Not long after Geoff Larson dumped the thirteenth batch of what would eventually be the first brand Alaskan Brewing sold he poured out the fourteenth. Then the fifteenth, and the sixteenth… [read more at Appellation Beer]
As a beer geek it’s not uncommon to feel like the intruder at the party… My intention is not to mock but instead to point out that the ways of the devoted beer hunter can often seem quite foreign to virtually everyone else on the planet. [Read more at Beer Battered…][/ezcol_2third_end]
Alongside Mild, Bitter is the beer style that probably troubles people the most; the definition is broad, somewhat cumbersome and with no ‘sexy’ aspects to it. Yet Bitter defines a UK region like no other.… [Read more at The Good Stuff][/ezcol_2third_end]
In 1987, a pub-owning entrepreneur looked at British brewing and decided it wasn’t working.
Stylishly packaged ranges of bottled beers trumpeting their purity and quality are easy to find these days. Back in 1987, though, bottled beer meant, in most cases, brown or light ale gathering dust on shelves behind the bar in pubs, with labels that appeared to have been designed before World War II. If you wanted to know their ingredients, or their alcoholic strength, tough luck, because the breweries didn’t want to tell you.
A cult beer from Cornwall would play a major role in changing that scene.
When we say ‘longer than usual’, we mean 1,500 words minimum, but we’re aiming for 2,000+ this time.
As before, pro-writers might want to consider using this as an opportunity to give an airing to something from their back catalogue, or publish a piece that’s never found a home.
Our fellow bloggers might want to give their writing muscles a workout, perhaps by conducting research or interviews, and telling a bigger story than they would usually attempt. (That’s how we’re approaching it.)
Or, screw that – just have some fun with a stream of consciousness, personal memoir, a list – whatever.
Last time, we avoided suggesting a Twitter hashtag because, ugh, hashtags, but several innocent bystanders did suggest they’d have welcomed an easy way to find people’s contributions. With that in mind, how do people feel about #beerylongreads?
Now, with astounding arrogance, we present some tips and ideas…
If you pick a big subject, you’ll sail to 1,500 words.
Alternatively, pick a small subject, but go into ludicrous detail – perhaps tell the story of a single grain of malt.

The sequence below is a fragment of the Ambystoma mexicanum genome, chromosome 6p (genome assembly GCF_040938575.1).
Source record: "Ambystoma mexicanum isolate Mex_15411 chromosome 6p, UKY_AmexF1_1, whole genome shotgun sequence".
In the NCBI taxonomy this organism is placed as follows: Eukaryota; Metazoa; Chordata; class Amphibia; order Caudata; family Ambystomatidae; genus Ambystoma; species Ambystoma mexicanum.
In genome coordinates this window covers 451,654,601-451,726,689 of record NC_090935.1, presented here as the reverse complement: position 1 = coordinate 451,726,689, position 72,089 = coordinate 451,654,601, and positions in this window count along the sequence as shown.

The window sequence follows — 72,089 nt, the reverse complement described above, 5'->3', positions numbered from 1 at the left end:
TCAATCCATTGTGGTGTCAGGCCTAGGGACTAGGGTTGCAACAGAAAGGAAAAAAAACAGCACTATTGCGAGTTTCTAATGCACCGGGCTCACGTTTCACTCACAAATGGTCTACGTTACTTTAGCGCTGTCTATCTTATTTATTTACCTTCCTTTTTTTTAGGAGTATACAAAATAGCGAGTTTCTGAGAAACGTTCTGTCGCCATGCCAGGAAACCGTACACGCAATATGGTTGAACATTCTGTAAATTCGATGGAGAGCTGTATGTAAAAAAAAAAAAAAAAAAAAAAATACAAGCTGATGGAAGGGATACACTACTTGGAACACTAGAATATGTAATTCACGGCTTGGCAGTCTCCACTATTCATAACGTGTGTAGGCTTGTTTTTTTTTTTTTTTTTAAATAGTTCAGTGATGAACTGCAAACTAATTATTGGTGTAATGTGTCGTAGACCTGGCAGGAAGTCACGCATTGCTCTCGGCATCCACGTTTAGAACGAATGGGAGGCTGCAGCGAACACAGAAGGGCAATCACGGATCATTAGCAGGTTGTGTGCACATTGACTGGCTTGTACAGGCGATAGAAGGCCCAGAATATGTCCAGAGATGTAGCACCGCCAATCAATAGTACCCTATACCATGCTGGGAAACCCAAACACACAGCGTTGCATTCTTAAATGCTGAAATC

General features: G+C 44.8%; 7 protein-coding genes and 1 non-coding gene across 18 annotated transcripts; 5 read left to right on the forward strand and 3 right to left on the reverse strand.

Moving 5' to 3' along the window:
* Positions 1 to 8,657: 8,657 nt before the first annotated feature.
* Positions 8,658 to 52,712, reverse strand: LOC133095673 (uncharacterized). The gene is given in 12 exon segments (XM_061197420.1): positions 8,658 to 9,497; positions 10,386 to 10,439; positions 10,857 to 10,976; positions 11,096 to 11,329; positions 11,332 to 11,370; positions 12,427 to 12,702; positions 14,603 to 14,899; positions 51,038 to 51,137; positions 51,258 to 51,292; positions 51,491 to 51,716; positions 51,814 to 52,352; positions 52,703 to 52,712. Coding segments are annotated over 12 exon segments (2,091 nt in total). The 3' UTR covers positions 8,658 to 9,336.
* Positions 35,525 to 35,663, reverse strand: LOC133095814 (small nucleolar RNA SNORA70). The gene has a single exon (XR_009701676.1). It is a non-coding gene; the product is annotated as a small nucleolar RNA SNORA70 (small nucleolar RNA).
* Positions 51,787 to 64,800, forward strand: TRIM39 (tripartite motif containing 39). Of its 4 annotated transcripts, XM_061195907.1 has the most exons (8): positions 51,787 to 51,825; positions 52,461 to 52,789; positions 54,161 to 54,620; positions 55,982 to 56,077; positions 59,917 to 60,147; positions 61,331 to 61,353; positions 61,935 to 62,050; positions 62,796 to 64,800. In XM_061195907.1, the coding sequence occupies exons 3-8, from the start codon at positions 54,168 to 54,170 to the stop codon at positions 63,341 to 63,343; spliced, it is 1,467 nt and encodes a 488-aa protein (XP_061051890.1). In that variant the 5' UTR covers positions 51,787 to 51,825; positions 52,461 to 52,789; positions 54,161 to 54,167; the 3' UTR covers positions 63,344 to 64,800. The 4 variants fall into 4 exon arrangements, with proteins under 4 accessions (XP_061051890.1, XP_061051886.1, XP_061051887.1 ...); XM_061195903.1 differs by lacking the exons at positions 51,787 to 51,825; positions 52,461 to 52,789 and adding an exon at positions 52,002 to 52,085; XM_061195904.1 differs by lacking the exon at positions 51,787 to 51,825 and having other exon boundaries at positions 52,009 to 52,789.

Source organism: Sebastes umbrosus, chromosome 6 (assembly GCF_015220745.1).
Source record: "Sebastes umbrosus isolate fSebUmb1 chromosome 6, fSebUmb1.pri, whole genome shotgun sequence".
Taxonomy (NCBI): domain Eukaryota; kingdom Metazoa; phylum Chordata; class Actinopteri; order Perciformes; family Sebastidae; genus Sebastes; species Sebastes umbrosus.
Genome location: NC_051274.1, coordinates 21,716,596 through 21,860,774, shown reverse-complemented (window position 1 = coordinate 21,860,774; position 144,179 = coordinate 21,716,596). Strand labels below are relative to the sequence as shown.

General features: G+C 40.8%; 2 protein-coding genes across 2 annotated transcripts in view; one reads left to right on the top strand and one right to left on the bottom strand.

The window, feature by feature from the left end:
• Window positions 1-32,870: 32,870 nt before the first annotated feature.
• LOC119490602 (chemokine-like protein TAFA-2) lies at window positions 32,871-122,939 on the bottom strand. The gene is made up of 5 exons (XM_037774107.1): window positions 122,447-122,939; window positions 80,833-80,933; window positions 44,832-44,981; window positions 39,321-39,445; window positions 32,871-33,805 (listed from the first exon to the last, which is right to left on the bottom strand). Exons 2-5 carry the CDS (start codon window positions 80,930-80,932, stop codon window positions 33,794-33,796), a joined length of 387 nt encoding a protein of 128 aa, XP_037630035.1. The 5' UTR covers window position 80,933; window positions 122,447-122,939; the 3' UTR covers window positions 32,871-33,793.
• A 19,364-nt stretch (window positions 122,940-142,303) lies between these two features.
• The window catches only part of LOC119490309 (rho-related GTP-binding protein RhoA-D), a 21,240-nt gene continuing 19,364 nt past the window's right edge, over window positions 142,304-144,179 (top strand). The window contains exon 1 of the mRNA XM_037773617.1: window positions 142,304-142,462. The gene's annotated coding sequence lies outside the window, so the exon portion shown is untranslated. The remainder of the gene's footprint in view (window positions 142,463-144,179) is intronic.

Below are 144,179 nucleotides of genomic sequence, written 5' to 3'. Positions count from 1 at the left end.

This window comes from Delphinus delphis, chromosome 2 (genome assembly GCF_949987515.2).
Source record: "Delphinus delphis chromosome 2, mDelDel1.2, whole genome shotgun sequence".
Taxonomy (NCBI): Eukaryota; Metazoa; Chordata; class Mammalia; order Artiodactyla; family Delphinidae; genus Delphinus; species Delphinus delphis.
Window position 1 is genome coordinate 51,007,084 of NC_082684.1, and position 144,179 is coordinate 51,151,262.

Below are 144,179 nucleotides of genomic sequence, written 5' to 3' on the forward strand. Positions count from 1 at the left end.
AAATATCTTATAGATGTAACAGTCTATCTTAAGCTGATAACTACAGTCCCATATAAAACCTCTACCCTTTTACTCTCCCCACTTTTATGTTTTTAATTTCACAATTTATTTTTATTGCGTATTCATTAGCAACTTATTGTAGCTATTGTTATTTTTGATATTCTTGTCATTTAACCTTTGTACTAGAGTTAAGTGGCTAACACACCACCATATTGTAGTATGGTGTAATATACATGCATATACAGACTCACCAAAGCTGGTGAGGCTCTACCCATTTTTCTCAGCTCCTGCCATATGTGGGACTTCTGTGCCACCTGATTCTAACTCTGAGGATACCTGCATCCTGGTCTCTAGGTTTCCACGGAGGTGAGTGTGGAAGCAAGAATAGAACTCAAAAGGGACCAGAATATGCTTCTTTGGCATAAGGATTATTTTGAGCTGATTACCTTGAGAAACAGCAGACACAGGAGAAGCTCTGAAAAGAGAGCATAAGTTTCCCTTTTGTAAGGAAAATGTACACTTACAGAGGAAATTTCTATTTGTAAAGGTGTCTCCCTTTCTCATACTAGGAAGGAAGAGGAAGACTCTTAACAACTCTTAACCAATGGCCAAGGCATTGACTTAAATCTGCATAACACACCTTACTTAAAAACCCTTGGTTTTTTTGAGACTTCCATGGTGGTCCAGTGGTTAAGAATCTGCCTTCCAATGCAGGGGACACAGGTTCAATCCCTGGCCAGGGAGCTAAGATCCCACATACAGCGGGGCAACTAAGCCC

Or go high concept: present a review of a single beer as a round table discussion between ten historical figures.
Go to the library and skim a few books or old newspapers. You’re bound to find a story worth telling.
Michael ‘Beer Hunter’Jackson’s first writing gig was a column called This is Your Pub in a local paper in Yorkshire – why not paint a portrait of your local pub, its history, regulars, and the publicans?
Struggling to make 1,500 words? Drop in one or two 100-word quotes. This is how Norman Davies gets his books up to the requisite fatness.
On Monday 2 September, we’re going to post something a bit longer than usual – at the very least 1,500 words – and we’d love it if you, fellow bloggers and writers, did the same.
This isn’t one of those ‘Days’ (Beer Blogging & Writing Longer than Usual Post Day 2013! Woo!) and, whatever it is, we’re not in charge of it, so there’s no need to use a logo, or Twitter hashtag, or to link to us when you post. If you let us know about your post, though, and we enjoy reading it, we’ll link to you in a round-up piece later that same week. (It’ll be something like this.)
We don’t know exactly what we’re going to write yet, but it might be that piece on women in British brewing since 1963 we’ve had in mind for a while, or a history of the Blue Anchor pub and Spingo brewery at Helston, Cornwall.
If you feel like joining in, you might consider:
something about a pub or brewery in your area
a personal memoir
a revised and/or expanded version of something you’ve already published
Adrian Tierney-Jones has agreed to dig out something from his vast back catalogue and re-release it, perhaps remastered and with bonus tracks; and Leigh Linley has got in mind something about northern footballers and the pubs they owned, which we’re really looking forward to reading.
We’ll post a reminder about this towards the end of August but promise not to nag otherwise.